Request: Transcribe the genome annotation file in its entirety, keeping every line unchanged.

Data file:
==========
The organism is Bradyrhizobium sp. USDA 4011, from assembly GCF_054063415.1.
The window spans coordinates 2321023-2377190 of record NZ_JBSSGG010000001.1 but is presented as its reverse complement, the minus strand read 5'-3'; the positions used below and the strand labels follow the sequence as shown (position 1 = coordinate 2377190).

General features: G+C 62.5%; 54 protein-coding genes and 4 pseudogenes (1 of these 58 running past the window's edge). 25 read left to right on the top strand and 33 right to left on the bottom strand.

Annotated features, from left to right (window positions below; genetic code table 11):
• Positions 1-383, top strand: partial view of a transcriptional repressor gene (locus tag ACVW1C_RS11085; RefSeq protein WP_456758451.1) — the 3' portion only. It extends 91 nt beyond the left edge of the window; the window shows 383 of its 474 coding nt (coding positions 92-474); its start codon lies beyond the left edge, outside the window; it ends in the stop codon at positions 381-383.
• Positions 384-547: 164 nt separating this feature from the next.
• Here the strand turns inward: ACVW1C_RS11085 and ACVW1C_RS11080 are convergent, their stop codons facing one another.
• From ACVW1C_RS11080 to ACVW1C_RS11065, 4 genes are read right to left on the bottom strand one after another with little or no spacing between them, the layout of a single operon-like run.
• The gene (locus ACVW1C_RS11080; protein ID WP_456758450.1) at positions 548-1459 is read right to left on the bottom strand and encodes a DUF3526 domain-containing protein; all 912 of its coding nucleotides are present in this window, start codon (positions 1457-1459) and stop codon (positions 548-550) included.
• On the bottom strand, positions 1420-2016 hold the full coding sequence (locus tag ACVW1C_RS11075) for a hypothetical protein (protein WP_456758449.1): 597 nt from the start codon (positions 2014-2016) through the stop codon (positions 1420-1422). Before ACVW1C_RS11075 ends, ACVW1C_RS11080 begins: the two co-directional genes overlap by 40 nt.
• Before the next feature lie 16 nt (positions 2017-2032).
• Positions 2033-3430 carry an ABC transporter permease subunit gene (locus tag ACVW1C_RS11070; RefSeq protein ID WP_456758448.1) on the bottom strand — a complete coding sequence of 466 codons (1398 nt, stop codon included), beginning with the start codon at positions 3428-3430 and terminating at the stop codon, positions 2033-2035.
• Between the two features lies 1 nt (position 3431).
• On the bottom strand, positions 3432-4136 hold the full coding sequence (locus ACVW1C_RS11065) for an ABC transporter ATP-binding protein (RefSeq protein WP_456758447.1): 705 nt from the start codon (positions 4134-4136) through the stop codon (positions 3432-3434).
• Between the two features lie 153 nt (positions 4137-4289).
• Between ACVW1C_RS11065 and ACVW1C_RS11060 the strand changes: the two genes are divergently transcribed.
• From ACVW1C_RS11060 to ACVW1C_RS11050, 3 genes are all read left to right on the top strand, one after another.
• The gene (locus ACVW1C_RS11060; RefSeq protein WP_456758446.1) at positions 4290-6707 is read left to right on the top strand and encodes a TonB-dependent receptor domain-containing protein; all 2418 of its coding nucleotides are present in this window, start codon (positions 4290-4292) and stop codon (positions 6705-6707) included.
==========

The organism is Bradyrhizobium sp. USDA 4011, from assembly GCF_054063415.1.
The window spans coordinates 2321023-2377190 of record NZ_JBSSGG010000001.1 but is presented as its reverse complement, the minus strand read 5'-3'; the positions used below and the strand labels follow the sequence as shown (position 1 = coordinate 2377190).

General features: G+C 62.5%; 54 protein-coding genes and 4 pseudogenes (1 of these 58 running past the window's edge). 25 read left to right on the top strand and 33 right to left on the bottom strand.

Annotated features, from left to right (window positions below; genetic code table 11):
• Positions 1-383, top strand: partial view of a transcriptional repressor gene (locus tag ACVW1C_RS11085; RefSeq protein WP_456758451.1) — the 3' portion only. It extends 91 nt beyond the left edge of the window; the window shows 383 of its 474 coding nt (coding positions 92-474); its start codon lies beyond the left edge, outside the window; it ends in the stop codon at positions 381-383.
• Positions 384-547: 164 nt separating this feature from the next.
• Here the strand turns inward: ACVW1C_RS11085 and ACVW1C_RS11080 are convergent, their stop codons facing one another.
• From ACVW1C_RS11080 to ACVW1C_RS11065, 4 genes are read right to left on the bottom strand one after another with little or no spacing between them, the layout of a single operon-like run.
• The gene (locus ACVW1C_RS11080; protein ID WP_456758450.1) at positions 548-1459 is read right to left on the bottom strand and encodes a DUF3526 domain-containing protein; all 912 of its coding nucleotides are present in this window, start codon (positions 1457-1459) and stop codon (positions 548-550) included.
• On the bottom strand, positions 1420-2016 hold the full coding sequence (locus tag ACVW1C_RS11075) for a hypothetical protein (protein WP_456758449.1): 597 nt from the start codon (positions 2014-2016) through the stop codon (positions 1420-1422). Before ACVW1C_RS11075 ends, ACVW1C_RS11080 begins: the two co-directional genes overlap by 40 nt.
• Before the next feature lie 16 nt (positions 2017-2032).
• Positions 2033-3430 carry an ABC transporter permease subunit gene (locus tag ACVW1C_RS11070; RefSeq protein ID WP_456758448.1) on the bottom strand — a complete coding sequence of 466 codons (1398 nt, stop codon included), beginning with the start codon at positions 3428-3430 and terminating at the stop codon, positions 2033-2035.
• Between the two features lies 1 nt (position 3431).
• On the bottom strand, positions 3432-4136 hold the full coding sequence (locus ACVW1C_RS11065) for an ABC transporter ATP-binding protein (RefSeq protein WP_456758447.1): 705 nt from the start codon (positions 4134-4136) through the stop codon (positions 3432-3434).
• Between the two features lie 153 nt (positions 4137-4289).
• Between ACVW1C_RS11065 and ACVW1C_RS11060 the strand changes: the two genes are divergently transcribed.
• From ACVW1C_RS11060 to ACVW1C_RS11050, 3 genes are all read left to right on the top strand, one after another.
• The gene (locus ACVW1C_RS11060; RefSeq protein WP_456758446.1) at positions 4290-6707 is read left to right on the top strand and encodes a TonB-dependent receptor domain-containing protein; all 2418 of its coding nucleotides are present in this window, start codon (positions 4290-4292) and stop codon (positions 6705-6707) included.